However, he has granted the Ramu project an unprecedented 10-year holiday from paying taxes.

The group that obtained the interim injunction is now seeking to make it permanent. This would trigger the need for a total reconfiguration of the project, which has always been predicated on dispersing its tailings in the ocean, which requires some preparatory blasting at the Basamuk reef.

The injunction was taken out by four people living on the Rai Coast. They claim that the discharge into the sea risks causing irrevocable damage to their lifestyle, which depends heavily on marine life.

Although the legislative amendments have been passed, they have not been ratified. So for now, the legal process continues to take precedence. Last week, a hearing with three judges decided 2-1 to keep the injunction in place.

Greg Anderson, the executive director of the PNG Chamber of Mines and Petroleum, said on Monday that the controversial cause of the challenge to the Ramu Nickel mine -- its deep sea tailings placement -- had already been deployed in PNG by the gold mines at Lihir, Misima and Simberi without arousing controversy.

He said that Ramu Nickel had suffered from "a long, orchestrated campaign" of opposition that now threatens the whole project, on the verge of the completion of its construction.

"It's really causing major problems for us," he said. "Everybody in the industry is watching the issue with great interest.

"If such a major project -- for which the state has issued the required permits following the proper process -- is blocked, that will lead to ramifications for any economic activity in the country."

A core argument contributing to the injunction has been that the construction comprises a "public nuisance". But, Mr Anderson asked, "how can you build anything without causing a degree of nuisance?"

The conflict that caused the closure of the Bougainville copper mine was not, fundamentally, triggered by such environmental issues about the mine itself, Mr Anderson said. And now, the newly elected government of Bougainville is seeking to negotiate the reopening of the mine.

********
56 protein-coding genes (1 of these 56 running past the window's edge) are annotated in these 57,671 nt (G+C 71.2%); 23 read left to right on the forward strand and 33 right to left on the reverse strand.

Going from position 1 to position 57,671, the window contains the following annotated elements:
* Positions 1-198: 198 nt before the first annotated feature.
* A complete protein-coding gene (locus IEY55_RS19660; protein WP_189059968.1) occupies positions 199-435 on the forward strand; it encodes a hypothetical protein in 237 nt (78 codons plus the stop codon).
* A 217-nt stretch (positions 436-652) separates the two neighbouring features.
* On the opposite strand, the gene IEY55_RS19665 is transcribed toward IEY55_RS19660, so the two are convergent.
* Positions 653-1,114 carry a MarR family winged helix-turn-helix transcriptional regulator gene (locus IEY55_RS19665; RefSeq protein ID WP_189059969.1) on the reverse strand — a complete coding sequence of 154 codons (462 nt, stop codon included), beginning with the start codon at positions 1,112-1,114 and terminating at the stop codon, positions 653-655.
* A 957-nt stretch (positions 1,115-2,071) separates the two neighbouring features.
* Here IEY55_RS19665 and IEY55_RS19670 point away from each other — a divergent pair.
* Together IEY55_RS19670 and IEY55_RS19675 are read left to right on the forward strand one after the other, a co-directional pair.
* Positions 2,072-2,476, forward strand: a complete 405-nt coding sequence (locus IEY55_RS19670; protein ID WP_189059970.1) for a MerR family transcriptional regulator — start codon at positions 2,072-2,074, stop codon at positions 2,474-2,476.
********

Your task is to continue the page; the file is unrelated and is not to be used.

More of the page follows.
The Ok Tedi mine, whose original tailings dam collapsed, has been operating highly profitably since BHP-Billiton left in the wake of the resulting controversy that mired it in the courts.

The community groups in the area are now voting on whether to extend the mine's life beyond its planned closure in 2013. The pipeline from Ramu Nickel's mine site down to the refinery on the coast is now complete, and ready for commissioning. But concerns about the effects of the challenge on the completion of the Ramu Nickel project are underlined by the size of the other new projects on the move in PNG.

Besides the $16.5 billion ExxonMobil liquefied natural gas project under way, piping the gas down from the Southern Highlands to a liquefying plant near Port Moresby, there are promising gas finds in Western Province, and an onshore project in Gulf Province led by InterOil.

The Frieda River copper-gold project led by Xstrata is due to move soon to full feasibility mode, and the Wafi project -- also copper-gold -- is not far behind, also in Morobe. These are each likely to become $4-$5bn ventures.

The latter is owned by Newcrest and Harmony, which are commissioning the Hidden Valley gold-silver project.

Marengo Mining is proceeding with a feasibility study at Yandera, a copper-gold deposit not far from Ramu Nickel -- for which the most likely solution for tailings, would be to hitch a ride on the Ramu Nickel pipeline, if it is finally allowed to operate.

Mr Anderson said: "All our members are watching the developments over Ramu Nickel very carefully. Deep sea tailings disposal will become a growing issue."